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why we kill them on sight


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PartridgeCartridge
So list looks like-

1. Feral cats

2. Pheasant

3. Limb sitting king of the #*$&^ gamebirds, grouse, p'atridges, whatever.

4. Woodchucks

You forgot bluegills. Nasty little unpredictable venomous things that they are.

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I think that some of you Born Free guys would become snake killers if you had a rattler in front of you with your dogs moving towards it.  I like my dogs more than snakes.

It does always seem the guys a 1000 miles away from the snakes, wolves, or Grizz have the most compassion for them.

and that the guy 1000 miles away on his little computer is the first to make this same tired comment about it.

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I motion to add wasps to the list of KOS animals.

Bosco, I realize rattlesnakes get a bad rap.  And some of the time the poor critters even try to warn you of their presence.   But some areas seem almost infested with them that you have to act.   You just can't have 10-12 of them sunning themselves on your front porch, in the kids playhouse, or in the corner of the garage.  There are some areas they just have to be dealt with.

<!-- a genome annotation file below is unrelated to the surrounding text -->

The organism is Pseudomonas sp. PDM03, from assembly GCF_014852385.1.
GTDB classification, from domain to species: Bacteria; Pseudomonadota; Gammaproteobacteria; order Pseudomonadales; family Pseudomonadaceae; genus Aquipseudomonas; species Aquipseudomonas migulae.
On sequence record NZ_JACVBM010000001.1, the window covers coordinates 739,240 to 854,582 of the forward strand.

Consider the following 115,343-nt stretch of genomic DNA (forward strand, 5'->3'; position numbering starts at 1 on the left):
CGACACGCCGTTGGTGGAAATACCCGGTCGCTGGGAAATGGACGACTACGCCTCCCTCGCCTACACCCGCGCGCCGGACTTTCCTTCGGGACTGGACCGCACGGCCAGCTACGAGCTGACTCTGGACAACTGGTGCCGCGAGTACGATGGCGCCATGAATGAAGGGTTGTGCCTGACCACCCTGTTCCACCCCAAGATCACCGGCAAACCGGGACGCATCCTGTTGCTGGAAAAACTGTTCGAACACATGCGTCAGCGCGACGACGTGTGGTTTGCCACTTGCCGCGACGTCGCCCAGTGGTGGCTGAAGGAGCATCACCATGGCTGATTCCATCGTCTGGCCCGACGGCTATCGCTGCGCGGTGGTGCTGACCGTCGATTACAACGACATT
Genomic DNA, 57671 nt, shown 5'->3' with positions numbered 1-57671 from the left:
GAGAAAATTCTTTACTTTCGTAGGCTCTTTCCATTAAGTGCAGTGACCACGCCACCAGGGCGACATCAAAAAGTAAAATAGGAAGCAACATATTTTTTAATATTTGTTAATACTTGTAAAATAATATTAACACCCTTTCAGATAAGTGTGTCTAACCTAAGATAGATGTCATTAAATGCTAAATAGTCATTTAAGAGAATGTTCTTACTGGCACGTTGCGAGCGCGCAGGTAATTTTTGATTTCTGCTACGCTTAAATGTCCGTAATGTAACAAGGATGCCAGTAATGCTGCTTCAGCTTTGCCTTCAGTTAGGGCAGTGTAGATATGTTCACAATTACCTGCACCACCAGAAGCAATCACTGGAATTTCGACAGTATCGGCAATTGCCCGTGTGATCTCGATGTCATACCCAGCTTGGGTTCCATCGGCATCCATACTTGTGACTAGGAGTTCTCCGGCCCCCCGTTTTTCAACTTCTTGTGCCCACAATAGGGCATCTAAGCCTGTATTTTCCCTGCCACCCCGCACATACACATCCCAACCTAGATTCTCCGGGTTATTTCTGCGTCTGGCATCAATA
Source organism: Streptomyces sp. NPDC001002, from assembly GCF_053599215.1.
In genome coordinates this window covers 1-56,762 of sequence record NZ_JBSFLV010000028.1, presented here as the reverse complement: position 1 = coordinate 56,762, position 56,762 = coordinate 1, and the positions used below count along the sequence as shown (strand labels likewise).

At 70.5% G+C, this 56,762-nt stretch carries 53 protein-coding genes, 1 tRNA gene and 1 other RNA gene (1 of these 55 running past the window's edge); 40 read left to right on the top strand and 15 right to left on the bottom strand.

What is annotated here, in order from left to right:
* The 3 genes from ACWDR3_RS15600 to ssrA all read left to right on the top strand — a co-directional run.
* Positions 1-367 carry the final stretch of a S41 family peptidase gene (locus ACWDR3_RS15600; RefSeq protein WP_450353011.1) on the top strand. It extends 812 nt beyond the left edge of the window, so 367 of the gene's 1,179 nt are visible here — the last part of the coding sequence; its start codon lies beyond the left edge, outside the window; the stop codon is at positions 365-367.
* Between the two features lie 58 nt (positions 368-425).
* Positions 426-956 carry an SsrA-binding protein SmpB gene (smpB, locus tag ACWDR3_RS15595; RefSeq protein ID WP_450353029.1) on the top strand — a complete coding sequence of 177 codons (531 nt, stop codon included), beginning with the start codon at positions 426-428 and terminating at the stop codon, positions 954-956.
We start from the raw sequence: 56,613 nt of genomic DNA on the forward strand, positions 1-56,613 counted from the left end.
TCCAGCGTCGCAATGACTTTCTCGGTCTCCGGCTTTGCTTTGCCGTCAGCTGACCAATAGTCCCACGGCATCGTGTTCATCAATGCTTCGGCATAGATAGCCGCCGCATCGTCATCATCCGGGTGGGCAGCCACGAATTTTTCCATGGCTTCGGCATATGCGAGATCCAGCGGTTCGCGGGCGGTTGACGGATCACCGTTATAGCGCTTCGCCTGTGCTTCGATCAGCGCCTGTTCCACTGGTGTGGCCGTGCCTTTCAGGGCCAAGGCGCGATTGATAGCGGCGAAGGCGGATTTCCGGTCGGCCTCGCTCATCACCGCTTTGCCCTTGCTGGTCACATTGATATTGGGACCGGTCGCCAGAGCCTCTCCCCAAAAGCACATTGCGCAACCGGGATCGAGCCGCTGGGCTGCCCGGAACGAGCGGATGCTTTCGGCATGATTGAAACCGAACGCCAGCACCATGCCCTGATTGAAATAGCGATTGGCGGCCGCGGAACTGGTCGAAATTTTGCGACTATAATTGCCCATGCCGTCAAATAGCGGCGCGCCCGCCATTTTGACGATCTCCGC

When we'd visit my friends place you almost had to "clean" the place of snakes upon arrival (this was in Pearsall, TX).   Horses were spooked, etc.  You almost couldn't enjoy yourself.

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After due consideration, all interested party's opinions duly noted and considered, the motion carries forward for voting. All those in favor of this motion to revise the Shoot On Sight list to include 'rattlesnakes, and rattlesnakes only, no other snakey critters to be included such as blue racers, milk snakes, garter snakes, black racers, etc., all those in favor say 'AYE'. Ron says, "Aye." All those opposed say 'Nay'. THere are no nay votes, the motion is carried, the amended list read as follows.

1. Feral cats

2. Pheasant

3. Limb sitting king of the #*$&^ gamebirds, grouse, p'atridges, whatever.

4. Woodchucks

5. Rattlesnakes

Aye.